Pictures from Saint-Pierre on the northwest coast of Martinique: the Earth Science Center (CDST) and the "Maison de la Bourse".
The Earth Science Center at Saint-Pierre in Martinique. © Comité Martiniquais du Tourisme / Luc Olivier
Saint-Pierre is a town that is located on the coast of the Caribbean Sea in the Northwest of Martinique, about thirty km from Fort-de-France. It is the cradle of the French colonization of Martinique. Capital of the colony at its beginning and its main economic and cultural center for more than 200 years, Saint-Pierre was known as "the Paris of the Caribbean, since the settlers developed significantly the infrastructure of the locality and were anxious to create a European way of life in the colony.
The city, which lies southwest of Mount Pelée, was fully destroyed by a violent volcanic eruption of Mount Pelée on May 8, 1902. Followed by several aftershocks in the following months, this eruption caused the death of some thirty thousand people and made some 20,000 refugees.
The city was rebuilt gradually thereafter. Today it is mainly oriented towards tourism and vacations.
Saint-Pierre has been labeled as a "City of Art and History". The local sites of historical interest include the Mont au ciel Street - an old, once very lively, alley stepped into the hillside in the North of the city - and the ruins of the ancient "Chefferie du génie" and the dungeon of the prison. The thick walls of the dungeon protected its single occupant, Louis-Auguste Cyparis, who was one of the three survivors of the disaster.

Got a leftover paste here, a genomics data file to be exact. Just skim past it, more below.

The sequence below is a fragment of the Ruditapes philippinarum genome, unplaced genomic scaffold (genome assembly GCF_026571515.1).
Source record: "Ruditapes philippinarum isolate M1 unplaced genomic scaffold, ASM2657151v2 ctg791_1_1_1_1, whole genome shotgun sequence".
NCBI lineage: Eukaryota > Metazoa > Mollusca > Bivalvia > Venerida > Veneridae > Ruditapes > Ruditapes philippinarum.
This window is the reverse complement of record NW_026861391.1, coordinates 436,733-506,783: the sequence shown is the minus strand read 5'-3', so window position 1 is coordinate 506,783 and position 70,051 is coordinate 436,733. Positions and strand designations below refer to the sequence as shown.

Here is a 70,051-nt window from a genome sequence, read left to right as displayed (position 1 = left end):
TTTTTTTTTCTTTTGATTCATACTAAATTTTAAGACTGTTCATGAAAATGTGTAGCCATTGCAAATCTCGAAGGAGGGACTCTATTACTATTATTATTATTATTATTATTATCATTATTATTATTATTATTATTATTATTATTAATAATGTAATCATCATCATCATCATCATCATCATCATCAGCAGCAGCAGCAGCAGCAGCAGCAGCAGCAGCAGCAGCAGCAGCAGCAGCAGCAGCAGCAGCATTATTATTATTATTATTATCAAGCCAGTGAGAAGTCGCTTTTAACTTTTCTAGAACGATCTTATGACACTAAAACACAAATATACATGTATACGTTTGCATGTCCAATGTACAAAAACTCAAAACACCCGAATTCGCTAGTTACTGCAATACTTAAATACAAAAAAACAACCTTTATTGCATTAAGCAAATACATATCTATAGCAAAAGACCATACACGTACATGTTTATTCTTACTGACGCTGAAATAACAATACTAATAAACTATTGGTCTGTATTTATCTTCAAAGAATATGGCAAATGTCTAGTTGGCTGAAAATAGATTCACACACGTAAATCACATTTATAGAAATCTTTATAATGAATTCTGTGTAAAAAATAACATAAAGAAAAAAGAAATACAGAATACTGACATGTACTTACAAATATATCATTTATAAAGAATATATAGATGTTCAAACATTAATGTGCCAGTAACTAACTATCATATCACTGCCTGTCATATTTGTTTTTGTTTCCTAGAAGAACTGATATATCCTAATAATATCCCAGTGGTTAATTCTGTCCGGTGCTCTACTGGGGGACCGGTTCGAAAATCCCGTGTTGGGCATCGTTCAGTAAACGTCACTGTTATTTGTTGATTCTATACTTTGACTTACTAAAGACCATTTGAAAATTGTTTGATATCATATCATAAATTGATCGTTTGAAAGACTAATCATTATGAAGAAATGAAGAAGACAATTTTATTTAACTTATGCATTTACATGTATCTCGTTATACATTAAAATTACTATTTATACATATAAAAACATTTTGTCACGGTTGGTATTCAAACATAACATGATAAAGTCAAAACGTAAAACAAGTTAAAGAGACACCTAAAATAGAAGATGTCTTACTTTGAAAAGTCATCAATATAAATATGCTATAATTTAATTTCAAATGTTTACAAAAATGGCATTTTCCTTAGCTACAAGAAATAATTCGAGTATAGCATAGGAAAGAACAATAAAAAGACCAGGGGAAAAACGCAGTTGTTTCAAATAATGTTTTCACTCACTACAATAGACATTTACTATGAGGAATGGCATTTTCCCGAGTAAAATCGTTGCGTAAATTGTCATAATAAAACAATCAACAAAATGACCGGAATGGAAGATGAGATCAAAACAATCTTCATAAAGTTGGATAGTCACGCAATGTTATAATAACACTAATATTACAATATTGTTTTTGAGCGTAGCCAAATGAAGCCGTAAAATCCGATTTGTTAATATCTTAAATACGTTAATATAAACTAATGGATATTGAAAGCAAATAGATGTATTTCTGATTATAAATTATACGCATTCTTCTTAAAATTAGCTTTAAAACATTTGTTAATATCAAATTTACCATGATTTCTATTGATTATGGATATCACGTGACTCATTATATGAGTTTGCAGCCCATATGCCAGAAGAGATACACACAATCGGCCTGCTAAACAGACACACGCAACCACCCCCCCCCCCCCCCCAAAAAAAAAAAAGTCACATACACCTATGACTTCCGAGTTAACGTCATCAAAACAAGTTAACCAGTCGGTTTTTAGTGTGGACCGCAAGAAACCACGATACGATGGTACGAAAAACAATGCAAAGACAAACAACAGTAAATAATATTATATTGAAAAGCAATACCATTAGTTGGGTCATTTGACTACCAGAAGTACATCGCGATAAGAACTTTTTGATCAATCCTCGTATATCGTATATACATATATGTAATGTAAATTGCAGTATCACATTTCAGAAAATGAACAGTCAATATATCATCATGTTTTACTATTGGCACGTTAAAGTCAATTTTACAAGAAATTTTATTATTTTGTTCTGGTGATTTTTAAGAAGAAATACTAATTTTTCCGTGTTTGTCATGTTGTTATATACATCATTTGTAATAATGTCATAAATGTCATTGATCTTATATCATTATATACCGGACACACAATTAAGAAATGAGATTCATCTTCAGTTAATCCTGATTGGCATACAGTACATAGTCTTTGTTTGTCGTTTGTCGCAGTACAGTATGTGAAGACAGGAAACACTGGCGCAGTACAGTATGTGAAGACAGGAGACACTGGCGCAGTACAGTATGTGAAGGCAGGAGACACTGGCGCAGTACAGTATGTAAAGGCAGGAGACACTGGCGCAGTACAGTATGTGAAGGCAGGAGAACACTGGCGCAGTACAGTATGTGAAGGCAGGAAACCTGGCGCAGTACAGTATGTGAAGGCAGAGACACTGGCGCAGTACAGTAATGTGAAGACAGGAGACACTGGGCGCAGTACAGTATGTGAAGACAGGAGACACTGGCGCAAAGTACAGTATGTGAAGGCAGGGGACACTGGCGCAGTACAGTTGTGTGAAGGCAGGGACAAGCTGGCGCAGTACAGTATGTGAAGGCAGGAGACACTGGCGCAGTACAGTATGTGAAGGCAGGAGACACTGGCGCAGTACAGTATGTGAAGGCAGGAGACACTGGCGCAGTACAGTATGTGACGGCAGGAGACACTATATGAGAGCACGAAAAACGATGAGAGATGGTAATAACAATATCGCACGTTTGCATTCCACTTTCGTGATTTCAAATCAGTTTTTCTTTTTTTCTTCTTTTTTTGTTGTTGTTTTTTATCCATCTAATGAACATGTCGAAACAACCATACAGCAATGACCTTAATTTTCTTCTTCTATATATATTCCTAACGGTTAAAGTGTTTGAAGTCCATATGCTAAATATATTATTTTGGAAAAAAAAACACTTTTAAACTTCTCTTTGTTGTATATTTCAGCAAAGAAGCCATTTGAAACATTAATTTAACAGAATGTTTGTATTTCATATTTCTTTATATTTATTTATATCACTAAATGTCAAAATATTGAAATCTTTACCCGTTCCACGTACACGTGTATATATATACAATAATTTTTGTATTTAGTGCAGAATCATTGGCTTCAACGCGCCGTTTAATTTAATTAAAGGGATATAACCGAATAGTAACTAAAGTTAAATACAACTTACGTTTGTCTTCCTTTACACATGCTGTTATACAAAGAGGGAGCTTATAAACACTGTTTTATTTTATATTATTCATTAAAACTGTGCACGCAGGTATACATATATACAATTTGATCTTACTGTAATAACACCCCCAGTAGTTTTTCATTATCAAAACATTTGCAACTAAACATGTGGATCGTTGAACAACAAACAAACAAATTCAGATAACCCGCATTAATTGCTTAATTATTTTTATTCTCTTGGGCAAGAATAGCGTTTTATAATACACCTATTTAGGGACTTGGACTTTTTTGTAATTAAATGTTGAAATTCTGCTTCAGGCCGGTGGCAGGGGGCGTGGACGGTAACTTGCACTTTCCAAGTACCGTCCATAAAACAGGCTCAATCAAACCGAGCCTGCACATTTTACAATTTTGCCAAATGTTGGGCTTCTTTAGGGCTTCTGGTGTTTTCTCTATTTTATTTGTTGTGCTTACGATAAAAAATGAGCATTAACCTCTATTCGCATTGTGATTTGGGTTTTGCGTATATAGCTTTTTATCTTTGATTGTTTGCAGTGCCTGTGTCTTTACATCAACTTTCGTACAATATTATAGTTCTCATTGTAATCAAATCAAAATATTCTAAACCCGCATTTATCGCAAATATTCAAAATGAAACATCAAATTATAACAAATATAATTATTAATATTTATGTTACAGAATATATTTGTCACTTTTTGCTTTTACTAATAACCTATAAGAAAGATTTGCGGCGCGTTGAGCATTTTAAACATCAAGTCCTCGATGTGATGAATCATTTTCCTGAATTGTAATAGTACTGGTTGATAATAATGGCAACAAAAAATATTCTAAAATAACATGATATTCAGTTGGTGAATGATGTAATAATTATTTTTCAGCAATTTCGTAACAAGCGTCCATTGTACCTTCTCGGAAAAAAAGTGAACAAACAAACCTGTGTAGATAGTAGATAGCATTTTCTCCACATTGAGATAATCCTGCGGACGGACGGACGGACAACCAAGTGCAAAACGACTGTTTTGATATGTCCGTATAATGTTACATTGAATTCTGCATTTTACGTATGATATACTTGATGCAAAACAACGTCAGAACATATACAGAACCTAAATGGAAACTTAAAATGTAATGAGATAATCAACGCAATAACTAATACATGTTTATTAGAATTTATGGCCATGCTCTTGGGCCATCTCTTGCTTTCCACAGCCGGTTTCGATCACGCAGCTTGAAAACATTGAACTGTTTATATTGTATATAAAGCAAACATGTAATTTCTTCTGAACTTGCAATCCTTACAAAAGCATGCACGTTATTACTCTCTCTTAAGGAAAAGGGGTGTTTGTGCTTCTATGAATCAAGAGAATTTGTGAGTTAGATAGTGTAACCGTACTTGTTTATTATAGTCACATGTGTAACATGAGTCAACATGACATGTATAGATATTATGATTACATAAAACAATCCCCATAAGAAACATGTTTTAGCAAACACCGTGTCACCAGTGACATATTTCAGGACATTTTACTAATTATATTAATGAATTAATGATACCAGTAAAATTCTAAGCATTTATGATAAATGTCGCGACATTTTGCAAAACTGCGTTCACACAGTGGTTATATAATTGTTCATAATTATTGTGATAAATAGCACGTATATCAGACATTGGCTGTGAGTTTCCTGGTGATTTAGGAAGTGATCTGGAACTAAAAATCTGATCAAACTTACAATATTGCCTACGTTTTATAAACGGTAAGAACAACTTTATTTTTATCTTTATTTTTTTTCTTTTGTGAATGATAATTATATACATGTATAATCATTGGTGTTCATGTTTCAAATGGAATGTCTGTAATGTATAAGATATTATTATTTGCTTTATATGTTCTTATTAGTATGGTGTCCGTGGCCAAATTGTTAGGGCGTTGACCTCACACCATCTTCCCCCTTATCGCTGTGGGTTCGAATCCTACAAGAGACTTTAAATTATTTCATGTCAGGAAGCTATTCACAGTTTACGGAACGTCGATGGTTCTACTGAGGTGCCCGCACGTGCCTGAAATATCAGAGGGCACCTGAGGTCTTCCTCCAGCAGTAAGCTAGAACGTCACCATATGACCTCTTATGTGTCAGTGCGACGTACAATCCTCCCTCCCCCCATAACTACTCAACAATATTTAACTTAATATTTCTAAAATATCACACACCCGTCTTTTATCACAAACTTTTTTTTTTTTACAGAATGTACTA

The Earth Science Center (in French, Centre de découverte des sciences et de la Terre) opened in 2004 at Saint-Pierre. It is a museum created in memory of this volcanic eruption. With its permanent and temporary exhibitions, the Earth Science Center is both a memorial and an introductory tool to volcanology, seismology and astronomy.
The Earth Science Center is located near the Stadium Pierre-Paul Charles at the northern end of Saint-Pierre, at the foot of Mount Pelée. It is open from Tuesday to Sunday. Its building is designed according to modern anti-seismic techniques.
On the other hand, the Franck Perret Museum, named after the American geologist and volcanologist who created it in 1933, is also set in Saint-Pierre. It exhibits pictures of the city before and after the disaster and exposes various documents, archive, and other objects collected by the volcanologist about the volcanic eruption. The museum is located rue Victor Hugo.
The wreckage of several ships destroyed by the eruption lie in the waters of the harbor of Saint-Pierre. They are some of the most beautiful diving sites in the Caribbean Sea.
Former Chamber of Commerce, commonly known as "Maison de la Bourse" at Saint-Pierre, Martinique. © CMT / Henri Salomon
After 1902, the city was rebuilt very gradually. The building of the former Chamber of Commerce of Saint-Pierre, commonly called Maison de la Bourse, has been rebuilt identically. It is now one of the most remarkable buildings in Martinique.
It is located Bertin Square.